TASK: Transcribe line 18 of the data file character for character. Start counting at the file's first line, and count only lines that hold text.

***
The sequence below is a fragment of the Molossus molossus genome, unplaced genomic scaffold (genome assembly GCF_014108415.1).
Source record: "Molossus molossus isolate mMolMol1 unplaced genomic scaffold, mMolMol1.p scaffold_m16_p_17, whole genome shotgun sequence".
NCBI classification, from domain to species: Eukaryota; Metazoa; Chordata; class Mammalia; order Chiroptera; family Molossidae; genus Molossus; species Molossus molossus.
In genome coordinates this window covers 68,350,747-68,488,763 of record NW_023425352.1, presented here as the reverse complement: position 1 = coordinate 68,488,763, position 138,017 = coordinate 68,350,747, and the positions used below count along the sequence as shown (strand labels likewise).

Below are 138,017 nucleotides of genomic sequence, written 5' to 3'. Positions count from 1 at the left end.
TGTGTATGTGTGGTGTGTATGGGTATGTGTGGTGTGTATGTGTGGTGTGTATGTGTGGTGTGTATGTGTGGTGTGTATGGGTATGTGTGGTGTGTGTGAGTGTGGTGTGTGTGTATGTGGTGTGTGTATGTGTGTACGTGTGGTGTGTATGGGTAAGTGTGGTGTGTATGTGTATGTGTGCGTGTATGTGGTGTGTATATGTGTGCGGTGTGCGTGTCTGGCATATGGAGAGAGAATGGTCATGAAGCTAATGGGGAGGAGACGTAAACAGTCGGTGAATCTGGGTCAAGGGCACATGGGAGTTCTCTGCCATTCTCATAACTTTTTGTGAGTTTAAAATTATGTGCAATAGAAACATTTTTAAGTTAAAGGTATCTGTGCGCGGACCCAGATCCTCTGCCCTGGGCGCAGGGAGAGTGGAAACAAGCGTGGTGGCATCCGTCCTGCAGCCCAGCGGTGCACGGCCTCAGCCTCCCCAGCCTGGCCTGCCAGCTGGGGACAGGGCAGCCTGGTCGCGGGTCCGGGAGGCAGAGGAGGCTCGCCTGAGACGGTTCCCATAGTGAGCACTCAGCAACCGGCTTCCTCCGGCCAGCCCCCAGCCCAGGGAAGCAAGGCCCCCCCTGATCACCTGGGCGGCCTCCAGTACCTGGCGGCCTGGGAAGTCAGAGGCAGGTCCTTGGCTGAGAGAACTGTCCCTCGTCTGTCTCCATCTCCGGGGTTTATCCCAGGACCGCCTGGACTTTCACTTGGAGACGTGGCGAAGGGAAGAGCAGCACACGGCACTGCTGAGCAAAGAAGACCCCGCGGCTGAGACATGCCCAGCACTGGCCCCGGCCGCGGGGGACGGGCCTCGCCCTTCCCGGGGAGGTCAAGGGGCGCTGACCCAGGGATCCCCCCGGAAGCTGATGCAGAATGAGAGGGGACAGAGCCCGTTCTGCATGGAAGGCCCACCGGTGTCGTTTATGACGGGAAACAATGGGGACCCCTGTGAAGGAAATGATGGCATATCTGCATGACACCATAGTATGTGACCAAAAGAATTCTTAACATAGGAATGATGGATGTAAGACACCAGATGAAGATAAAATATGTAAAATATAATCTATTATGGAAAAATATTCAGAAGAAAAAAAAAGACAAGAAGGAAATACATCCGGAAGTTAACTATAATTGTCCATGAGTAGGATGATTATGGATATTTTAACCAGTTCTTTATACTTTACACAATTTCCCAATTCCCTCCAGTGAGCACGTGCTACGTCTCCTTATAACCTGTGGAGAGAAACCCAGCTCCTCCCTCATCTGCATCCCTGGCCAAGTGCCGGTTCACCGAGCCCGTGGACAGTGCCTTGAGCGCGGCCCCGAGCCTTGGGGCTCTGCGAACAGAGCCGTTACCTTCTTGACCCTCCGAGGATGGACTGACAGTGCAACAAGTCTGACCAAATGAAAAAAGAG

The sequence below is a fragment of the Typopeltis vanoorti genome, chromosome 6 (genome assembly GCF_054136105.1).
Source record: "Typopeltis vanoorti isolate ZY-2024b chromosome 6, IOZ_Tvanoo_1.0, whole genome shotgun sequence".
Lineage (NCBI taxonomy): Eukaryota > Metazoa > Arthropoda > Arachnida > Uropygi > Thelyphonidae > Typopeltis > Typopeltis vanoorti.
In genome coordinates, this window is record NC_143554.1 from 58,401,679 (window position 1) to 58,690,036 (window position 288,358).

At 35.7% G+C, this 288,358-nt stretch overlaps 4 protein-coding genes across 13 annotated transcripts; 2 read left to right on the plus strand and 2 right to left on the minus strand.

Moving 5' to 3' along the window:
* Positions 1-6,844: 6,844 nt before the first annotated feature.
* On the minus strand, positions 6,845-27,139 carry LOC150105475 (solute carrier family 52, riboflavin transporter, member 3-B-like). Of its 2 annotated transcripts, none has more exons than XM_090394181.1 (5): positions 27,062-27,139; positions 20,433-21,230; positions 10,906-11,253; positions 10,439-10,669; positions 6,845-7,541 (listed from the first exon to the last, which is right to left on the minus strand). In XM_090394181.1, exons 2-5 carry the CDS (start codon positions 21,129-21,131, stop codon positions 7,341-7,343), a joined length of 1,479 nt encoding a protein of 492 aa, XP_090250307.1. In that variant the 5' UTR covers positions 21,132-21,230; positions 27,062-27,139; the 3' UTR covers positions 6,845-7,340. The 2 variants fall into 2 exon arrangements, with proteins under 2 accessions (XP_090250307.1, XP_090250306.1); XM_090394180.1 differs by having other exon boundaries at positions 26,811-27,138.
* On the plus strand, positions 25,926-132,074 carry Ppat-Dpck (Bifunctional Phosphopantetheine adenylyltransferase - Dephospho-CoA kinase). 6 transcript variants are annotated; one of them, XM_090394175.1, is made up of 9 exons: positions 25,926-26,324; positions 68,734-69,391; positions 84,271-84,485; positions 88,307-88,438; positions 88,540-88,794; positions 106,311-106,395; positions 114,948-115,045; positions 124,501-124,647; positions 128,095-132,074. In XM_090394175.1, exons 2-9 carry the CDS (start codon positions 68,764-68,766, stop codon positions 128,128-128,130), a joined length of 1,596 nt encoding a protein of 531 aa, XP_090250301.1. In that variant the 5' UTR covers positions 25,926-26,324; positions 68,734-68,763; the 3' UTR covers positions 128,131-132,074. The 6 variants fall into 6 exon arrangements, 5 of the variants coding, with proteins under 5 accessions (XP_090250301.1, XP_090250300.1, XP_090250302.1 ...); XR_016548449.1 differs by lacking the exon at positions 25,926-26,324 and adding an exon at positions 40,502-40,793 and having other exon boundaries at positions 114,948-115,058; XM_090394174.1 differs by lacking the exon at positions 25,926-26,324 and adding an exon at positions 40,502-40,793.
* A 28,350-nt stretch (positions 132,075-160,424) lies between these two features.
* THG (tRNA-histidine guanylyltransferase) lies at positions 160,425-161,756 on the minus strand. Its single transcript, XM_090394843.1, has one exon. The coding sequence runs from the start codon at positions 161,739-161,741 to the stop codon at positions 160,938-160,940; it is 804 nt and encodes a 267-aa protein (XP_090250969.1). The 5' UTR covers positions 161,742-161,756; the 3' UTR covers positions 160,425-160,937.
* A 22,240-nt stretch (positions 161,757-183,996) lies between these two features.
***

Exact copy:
* A 22,240-nt stretch (positions 161,757-183,996) lies between these two features.